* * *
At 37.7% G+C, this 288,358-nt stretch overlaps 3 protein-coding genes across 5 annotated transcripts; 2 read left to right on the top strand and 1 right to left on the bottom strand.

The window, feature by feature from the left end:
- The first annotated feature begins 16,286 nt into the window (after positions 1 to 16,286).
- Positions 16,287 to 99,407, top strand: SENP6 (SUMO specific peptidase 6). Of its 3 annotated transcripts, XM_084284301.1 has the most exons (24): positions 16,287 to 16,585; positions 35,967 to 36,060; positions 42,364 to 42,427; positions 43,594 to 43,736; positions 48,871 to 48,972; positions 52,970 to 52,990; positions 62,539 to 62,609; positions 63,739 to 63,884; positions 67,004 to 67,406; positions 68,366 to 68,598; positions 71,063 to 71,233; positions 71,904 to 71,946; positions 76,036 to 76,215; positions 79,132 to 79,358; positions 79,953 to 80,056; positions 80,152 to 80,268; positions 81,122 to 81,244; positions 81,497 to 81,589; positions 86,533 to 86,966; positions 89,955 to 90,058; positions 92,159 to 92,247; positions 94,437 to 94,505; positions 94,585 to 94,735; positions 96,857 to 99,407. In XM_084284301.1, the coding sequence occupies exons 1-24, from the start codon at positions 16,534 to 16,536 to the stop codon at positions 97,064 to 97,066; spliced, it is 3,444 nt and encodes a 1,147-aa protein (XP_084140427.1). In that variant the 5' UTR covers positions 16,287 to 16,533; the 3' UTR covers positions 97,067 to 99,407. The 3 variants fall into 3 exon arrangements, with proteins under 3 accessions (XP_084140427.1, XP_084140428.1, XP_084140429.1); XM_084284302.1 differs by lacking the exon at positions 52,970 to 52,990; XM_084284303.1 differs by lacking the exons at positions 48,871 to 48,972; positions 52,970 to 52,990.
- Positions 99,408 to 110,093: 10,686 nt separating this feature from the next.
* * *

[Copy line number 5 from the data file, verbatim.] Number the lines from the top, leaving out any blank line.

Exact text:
- Positions 99,408 to 110,093: 10,686 nt separating this feature from the next.